The Daily Beast suggested on 18 May that Gates turned a blind eye to Jeffrey Epstein's sex crimes conviction apparently because wanted the well-connected financier to help him secure the Nobel Peace Prize.
"He [Gates] thought that Jeffrey would be able to help him, that he would know the right people, or some kind of way to massage things, so he could get the Nobel Peace Prize, which is what Bill wants more than anything else in the world," a former Gates Foundation employee said, as quoted by the media outlet. "I think he was ultimately disappointed it didn’t work out."
Furthermore, Norwegian business newspaper DN reported in October 2020 that Gates and Epstein travelled to Strasbourg in 2013 and met with Thorbjørn Jagland, a former Norwegian prime minister who was at that time the chairman of the Nobel committee. However, a Gates representative has denied that the tech magnate had campaigned for the Nobel Prize in any way.
Jeffrey Epstein was not the only "bad guy" Bill Gates was hanging out with: he had also maintained close ties with Rajat Kumar Gupta, a former director of management consultancy firm McKinsey & Company (from 1994 to 2003). Gupta was charged with insider trading in 2012 and spent two years in jail. Earlier he served as an advisor to the Bill and Melinda Gates Foundation.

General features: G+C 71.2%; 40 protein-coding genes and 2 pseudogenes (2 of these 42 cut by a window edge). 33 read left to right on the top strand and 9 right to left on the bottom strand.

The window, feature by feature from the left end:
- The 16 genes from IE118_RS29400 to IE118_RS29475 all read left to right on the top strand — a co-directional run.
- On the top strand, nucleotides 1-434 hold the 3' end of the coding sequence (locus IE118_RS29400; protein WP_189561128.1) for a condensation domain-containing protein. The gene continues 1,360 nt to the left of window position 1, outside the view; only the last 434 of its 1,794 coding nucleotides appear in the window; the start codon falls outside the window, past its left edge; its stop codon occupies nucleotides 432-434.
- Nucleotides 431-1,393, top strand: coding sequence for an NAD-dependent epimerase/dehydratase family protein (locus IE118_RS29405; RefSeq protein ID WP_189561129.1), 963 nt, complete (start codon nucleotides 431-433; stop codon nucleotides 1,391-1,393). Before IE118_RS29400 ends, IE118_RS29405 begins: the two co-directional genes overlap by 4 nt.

"Rajat Gupta filled many roles in the Gates Foundation and organisations such as the Global Fund that were and are supported by Gates," Ortel remarks.
Cooperation With the Clinton Foundation
There is yet another problem that may further tarnish Gates' image, Ortel highlights, citing the philanthropist's cooperation with the Clinton Foundation. The Clintons' brainchild has never been properly organised and operated, according to the analyst, who has been looking into the Clinton Foundation's alleged fraud for several years.